U.S. Marine Cpl. Joel D. Klimkewicz, a Seventh-day Adventist, was sentenced December 14 to seven months in a military prison after being denied status as a conscientious objector.
Klimkewicz, 24, was convicted of refusing to obey an order from a commanding officer.
He had refused to pick up a weapon, claiming that his newfound religious beliefs prevented him from doing so.
The Seventh-day Adventist Church, which has an estimated 13.4 million members worldwide, once required its members to refuse combat duty. Today it continues to support members who are conscientious objectors, but doesn't require that stance of its members. Klimkewicz had asked to be a noncombatant, doing such high-risk jobs as sweeping mines, but was denied.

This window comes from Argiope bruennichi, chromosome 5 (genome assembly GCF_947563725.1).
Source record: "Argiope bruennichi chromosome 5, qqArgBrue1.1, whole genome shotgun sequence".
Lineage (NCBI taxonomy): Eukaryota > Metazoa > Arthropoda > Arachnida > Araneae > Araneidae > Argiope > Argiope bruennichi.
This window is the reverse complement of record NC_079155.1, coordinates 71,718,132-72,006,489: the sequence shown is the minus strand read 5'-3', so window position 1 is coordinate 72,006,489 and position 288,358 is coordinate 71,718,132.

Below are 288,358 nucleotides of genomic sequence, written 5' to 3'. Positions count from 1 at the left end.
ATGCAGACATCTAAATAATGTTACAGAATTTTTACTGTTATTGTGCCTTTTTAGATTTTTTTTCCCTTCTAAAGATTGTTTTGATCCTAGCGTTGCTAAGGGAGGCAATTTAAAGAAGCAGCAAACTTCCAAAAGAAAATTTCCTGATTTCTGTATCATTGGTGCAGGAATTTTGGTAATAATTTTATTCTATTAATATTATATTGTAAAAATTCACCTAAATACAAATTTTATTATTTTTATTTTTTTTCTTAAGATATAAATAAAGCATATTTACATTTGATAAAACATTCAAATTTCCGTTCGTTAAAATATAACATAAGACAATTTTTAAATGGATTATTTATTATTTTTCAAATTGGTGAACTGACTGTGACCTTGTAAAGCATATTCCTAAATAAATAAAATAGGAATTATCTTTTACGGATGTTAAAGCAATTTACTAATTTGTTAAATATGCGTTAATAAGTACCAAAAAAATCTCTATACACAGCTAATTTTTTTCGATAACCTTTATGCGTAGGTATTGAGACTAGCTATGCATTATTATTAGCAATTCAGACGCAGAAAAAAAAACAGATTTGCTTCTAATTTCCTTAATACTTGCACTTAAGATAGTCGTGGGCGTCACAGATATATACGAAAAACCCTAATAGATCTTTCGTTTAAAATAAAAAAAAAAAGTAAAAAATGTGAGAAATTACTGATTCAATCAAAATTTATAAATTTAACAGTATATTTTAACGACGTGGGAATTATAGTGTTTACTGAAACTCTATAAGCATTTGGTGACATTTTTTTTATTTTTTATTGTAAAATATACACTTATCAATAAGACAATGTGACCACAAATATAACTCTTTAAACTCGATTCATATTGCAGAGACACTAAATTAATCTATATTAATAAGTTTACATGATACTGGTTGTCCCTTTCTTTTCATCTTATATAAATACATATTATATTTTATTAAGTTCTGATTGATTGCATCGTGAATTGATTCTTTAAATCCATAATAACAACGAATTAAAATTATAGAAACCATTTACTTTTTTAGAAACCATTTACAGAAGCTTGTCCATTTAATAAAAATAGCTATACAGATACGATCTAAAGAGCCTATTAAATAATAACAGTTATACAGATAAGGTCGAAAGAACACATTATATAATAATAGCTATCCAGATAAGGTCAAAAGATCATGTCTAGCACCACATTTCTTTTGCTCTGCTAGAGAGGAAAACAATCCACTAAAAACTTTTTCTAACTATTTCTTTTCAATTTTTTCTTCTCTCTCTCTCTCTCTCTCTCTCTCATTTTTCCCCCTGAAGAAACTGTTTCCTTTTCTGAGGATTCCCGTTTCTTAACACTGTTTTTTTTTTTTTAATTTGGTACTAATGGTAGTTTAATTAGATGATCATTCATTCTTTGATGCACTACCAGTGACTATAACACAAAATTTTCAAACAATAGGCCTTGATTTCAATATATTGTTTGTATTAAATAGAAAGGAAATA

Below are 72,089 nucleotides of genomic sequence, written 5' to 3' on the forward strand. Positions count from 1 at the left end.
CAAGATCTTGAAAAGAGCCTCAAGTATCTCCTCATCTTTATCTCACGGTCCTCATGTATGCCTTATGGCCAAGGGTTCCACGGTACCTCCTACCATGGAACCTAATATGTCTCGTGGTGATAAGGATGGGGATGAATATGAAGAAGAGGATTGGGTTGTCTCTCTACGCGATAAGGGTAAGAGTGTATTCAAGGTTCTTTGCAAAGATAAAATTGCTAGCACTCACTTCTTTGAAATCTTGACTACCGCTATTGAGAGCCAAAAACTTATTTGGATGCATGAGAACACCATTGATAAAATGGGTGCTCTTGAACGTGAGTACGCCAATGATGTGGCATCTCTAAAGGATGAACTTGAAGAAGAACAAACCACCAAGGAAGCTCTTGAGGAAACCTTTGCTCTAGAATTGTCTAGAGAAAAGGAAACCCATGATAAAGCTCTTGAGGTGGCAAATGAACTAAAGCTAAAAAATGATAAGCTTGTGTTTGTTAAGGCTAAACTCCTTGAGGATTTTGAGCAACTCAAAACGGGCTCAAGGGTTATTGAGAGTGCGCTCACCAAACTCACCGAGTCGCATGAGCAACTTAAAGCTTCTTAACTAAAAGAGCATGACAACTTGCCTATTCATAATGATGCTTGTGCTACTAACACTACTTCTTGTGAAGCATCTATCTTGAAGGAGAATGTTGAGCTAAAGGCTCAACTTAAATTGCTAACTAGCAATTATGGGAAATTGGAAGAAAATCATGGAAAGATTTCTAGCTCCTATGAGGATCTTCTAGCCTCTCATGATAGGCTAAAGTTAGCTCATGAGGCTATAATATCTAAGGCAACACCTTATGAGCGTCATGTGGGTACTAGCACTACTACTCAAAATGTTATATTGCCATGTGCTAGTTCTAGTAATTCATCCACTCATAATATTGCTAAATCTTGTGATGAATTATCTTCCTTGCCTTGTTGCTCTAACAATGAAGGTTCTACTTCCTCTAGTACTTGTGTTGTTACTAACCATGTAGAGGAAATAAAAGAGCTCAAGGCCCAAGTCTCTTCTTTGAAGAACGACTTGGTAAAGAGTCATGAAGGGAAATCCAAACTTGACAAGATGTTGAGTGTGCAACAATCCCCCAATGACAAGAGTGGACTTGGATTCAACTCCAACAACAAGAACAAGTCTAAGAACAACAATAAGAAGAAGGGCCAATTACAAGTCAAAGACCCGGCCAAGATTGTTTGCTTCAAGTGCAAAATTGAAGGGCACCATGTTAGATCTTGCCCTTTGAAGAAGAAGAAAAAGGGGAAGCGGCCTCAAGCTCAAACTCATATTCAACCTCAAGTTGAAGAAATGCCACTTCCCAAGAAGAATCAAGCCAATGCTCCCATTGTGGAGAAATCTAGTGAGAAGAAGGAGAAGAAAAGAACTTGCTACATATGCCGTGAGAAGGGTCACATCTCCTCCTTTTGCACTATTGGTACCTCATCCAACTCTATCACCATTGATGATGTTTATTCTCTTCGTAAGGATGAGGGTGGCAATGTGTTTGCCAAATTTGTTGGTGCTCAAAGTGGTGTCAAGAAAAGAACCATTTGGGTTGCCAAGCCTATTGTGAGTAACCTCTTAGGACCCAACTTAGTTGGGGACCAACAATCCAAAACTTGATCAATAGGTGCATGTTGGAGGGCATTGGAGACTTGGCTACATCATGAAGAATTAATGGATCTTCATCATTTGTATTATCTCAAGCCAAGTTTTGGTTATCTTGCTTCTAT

Klimkewicz, a Michigan native, sits in the brig in Camp Lejeune, North Carolina, where he was a combat engineer for the Second Marine Division. He received a bad conduct discharge, a penalty given typically to thieves, brawlers, and the disobedient.
"It's a sign that he did something wrong and was punished for it," said Capt. Jeff Pool, a spokesman for the Second Marine Division.
Klimkewicz's advisers are protesting what they say is a severe sentence. "I was in the Army for 24 years as a chaplain, including in Vietnam, and never have I seen such a long sentence meted out," said Richard Stenbakken, a Seventh-day Adventist spiritual adviser to Klimkewicz. Klimkewicz, in addition to being kicked out of the Marines, will receive no health benefits, pension, or pay. He is married and has a 3-year-old daughter.
Some religious liberty advocates, however, are optimistic his sentence will be reduced or overturned. "This is different from a guy who says, 'I'm afraid to go,'" said John Whitehead, president of the Rutherford ...1